The Application of Web and Educational Technologies in Supporting Web-Enabled Self-Regulated Learning in Different Computing Course Orientations

The Application of Web and Educational Technologies in Supporting Web-Enabled Self-Regulated Learning in Different Computing Course Orientations

Chia-Wen Tsai (Ming Chuan University, Taiwan) and Pei-Di Shen (Ming Chuan University, Taiwan)
Copyright: © 2013 |Pages: 11
DOI: 10.4018/978-1-4666-2017-9.ch011
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Abstract

Many educational institutions provide online courses; however, the question whether they can be as effective as those offered in the face-to-face classroom format still exists. In addition, it also remains unclear whether every subject is appropriate to be delivered in web-based learning environments. Thus, the authors redesigned two courses with different orientations and conducted a quasi-experiment to examine the effects of web-enabled self-regulated learning (SRL) in different course orientations on students’ computing skills. Four classes with 173 students from the courses ‘Database Management System’ and ‘Packaged Software and Application’ were divided into 2 (Design-oriented vs. Procedural-oriented) × 2 (SRL vs. non-SRL) experimental groups. The results showed that students who received the intervention of web-enabled SRL had significantly higher grades on the examination for certificates than those that did not receive this intervention, whether in design-oriented or procedural-oriented computing courses. Moreover, students in the two different courses had very similar scores, which resulted in non-significant differences in their end-of-term computing skills.
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Introduction

Innovative technologies, such as Internet, provide teachers with many interesting and useful tools that can be used to improve their teaching and students’ learning (Martin-Blas & Serrano-Fernandez, 2009). The emergence of e-learning introduced substantial improvements in the way courses are taught and delivered, making this new channel of education widely accepted (Lykourentzou, Giannoukos, Mpardis, Nikolopoulos, & Loumos, 2009). However, as learners are free to access new information without restrictions through the Internet (Li, Tsai, & Tsai, 2008), a problem emerges regarding how to focus students’ attention and regulate their learning. For example, it is indicated that many students do not perceive lack of time management skills as a learning problem (Löfström & Nevgi, 2007). Providing students with opportunities to integrate their knowledge through web-enabled instruction may not be effective if they lack the skills needed to regulate their learning (Chang, 2005).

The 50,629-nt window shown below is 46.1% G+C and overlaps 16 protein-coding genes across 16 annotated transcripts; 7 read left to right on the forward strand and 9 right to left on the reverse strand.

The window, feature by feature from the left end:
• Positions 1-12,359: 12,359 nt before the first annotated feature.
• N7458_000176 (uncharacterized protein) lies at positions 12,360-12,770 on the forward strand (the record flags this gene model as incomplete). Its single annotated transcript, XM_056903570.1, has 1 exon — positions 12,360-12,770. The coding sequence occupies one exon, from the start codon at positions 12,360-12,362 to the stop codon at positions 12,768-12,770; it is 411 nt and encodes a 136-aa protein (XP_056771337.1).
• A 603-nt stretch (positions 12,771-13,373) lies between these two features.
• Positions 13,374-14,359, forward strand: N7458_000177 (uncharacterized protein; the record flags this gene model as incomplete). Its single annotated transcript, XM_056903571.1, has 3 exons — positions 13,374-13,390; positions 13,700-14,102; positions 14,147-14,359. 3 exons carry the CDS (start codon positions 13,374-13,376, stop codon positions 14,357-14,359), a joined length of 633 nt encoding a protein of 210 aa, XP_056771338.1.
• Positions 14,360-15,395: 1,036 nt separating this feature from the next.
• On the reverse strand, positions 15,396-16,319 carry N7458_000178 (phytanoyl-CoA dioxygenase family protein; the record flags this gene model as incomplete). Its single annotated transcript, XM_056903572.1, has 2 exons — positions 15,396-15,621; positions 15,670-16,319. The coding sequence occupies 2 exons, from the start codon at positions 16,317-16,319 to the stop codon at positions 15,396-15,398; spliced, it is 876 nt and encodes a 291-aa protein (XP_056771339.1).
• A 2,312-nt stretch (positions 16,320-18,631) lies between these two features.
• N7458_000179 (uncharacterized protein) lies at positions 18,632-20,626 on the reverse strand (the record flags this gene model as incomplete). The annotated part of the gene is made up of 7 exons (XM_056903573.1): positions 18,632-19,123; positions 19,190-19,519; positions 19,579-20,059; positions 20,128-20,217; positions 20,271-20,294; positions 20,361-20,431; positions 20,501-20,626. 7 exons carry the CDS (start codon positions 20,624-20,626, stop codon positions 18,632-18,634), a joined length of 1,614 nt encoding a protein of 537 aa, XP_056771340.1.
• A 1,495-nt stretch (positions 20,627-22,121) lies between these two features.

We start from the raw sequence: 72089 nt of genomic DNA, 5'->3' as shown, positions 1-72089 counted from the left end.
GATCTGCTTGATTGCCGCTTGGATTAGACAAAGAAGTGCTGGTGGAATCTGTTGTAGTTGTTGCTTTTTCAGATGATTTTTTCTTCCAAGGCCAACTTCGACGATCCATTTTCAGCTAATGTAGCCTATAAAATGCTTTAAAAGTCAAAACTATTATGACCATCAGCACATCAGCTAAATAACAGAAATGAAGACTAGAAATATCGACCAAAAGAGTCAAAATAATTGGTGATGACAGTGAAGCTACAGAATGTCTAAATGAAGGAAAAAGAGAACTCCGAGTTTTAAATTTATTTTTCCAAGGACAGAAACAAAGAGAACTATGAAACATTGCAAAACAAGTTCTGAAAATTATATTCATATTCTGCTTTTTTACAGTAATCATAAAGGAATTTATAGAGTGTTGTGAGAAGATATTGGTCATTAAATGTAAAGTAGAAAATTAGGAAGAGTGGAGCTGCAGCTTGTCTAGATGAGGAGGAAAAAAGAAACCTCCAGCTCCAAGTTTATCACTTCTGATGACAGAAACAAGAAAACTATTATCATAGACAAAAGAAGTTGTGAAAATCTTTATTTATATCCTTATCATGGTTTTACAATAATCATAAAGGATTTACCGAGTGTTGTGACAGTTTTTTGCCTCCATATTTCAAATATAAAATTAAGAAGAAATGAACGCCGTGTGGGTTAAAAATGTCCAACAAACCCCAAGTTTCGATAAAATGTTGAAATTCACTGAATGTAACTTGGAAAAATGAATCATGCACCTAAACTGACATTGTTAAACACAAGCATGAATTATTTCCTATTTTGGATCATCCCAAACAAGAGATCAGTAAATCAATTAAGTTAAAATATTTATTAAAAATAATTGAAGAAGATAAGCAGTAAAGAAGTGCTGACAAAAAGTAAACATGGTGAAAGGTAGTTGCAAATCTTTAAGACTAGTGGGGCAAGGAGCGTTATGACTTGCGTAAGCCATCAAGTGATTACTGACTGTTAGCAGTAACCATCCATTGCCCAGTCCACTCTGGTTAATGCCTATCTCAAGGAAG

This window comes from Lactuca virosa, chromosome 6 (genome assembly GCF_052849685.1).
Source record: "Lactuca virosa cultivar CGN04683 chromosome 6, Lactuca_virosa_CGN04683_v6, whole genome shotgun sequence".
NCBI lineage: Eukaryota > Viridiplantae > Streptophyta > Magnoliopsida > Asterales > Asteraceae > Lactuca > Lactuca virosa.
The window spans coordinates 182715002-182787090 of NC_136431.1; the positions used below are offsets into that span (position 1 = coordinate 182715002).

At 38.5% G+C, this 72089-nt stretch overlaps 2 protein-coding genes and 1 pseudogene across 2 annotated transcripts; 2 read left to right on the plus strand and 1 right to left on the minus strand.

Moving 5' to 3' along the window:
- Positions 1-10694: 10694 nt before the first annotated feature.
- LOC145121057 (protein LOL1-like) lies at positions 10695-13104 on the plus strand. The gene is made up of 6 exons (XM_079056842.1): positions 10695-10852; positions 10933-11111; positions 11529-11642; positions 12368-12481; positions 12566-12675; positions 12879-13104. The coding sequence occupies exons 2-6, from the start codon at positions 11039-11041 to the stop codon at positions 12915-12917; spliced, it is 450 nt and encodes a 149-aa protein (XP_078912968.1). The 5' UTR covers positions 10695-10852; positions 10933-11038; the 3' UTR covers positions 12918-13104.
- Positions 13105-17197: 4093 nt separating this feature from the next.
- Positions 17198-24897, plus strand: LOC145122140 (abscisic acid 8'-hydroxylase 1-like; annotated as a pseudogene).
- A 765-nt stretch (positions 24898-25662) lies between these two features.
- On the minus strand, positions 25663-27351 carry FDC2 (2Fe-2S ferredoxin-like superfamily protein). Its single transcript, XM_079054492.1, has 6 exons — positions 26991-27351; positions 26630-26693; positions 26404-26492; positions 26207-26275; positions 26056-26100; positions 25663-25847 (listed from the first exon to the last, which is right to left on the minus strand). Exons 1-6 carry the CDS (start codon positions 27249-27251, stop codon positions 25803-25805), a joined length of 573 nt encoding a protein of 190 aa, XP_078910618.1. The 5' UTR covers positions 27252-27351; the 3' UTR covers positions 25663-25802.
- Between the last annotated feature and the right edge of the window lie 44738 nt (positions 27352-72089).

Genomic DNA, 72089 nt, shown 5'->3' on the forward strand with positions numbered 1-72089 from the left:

It is commonly argued that a key challenge for online learning is to encourage learner participation (Hrastinski, 2008). E-learning requires more maturity and self-discipline from students than that in the traditional classroom (Zhang, Zhao, Zhou, & Nunamaker, 2004). Online learning differs from didactic presentation, where the student has few opportunities to deviate from the teacher’s presentation of the material (Greene & Azevedo, 2007). How to improve students’ regulated participation and help them achieve better learning effects may challenge many teachers who plan to implement e-learning for students (Lee, Shen, & Tsai, 2010). The learning strategies that prepare students for the rigors of learning at a distance and increase the probability of retention and success must be put into practice (Chang, 2005). In this regard, the authors applied the approach of self-regulated learning (SRL) to help students manage their time better and benefit from educational technologies and web-based learning environments.

Computing courses are diverse, and the teaching and content in different course types is also divergent. Some computing courses may emphasize Design-oriented skills, while others may focus more on Procedural-oriented skills. For example, a course on C++ may focus more on programming skills and require higher-order thinking, while those on document processors (e.g. Word) may emphasize more on operation and application of functions. Some researchers indicate that course type is a critical variable in the online learning context, raise the importance of course type in online learning environments and explore the effectiveness of online learning in different courses (Abel, 2005; Benbunan-Fich & Hiltz, 2002, 2003; Carnwell, 2000). Thus, the authors apply web-enabled SRL in this study to help students learn from different type courses, and also explored SRL effects on enhancing students’ computing skills.

Many institutions of higher education provide online courses; the question remains as to whether they can be as effective as those offered in the traditional classroom format (Shelley, Swartz, & Cole, 2007). Educational researchers should explore what kinds of subjects are appropriate to be delivered through the Internet, and achieve the same levels, or even better learning effects than delivering the course in a traditional classroom. More studies are needed to provide references for teachers when technologies are used to enable students learning if teachers are to be able to reduce risk when introducing such new aspects into the learning experience (Ellis, Hughes, Weyers, & Riding, 2009). Therefore, the authors apply web-enabled SRL and innovative teaching technologies in two courses of ‘Packaged Software and Application’ and ‘Database Management System’, to develop students’ regulated participation in online courses, and also explore the effects of web-enabled SRL on enhancing students’ computing skills in using different application software.

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